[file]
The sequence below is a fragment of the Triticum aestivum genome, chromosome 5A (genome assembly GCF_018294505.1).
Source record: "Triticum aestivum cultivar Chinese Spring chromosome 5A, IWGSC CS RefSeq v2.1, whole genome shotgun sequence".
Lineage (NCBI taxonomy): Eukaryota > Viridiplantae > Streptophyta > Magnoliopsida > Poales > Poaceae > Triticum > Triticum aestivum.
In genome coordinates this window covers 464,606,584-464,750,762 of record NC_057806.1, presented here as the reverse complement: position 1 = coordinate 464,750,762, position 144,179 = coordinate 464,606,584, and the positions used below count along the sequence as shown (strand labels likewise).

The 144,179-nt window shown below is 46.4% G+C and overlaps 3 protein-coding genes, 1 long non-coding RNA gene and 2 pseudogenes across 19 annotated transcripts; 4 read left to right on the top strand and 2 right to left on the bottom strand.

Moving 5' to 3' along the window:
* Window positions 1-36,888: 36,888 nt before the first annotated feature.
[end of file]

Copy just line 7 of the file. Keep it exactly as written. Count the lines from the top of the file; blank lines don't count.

* Window positions 1-36,888: 36,888 nt before the first annotated feature.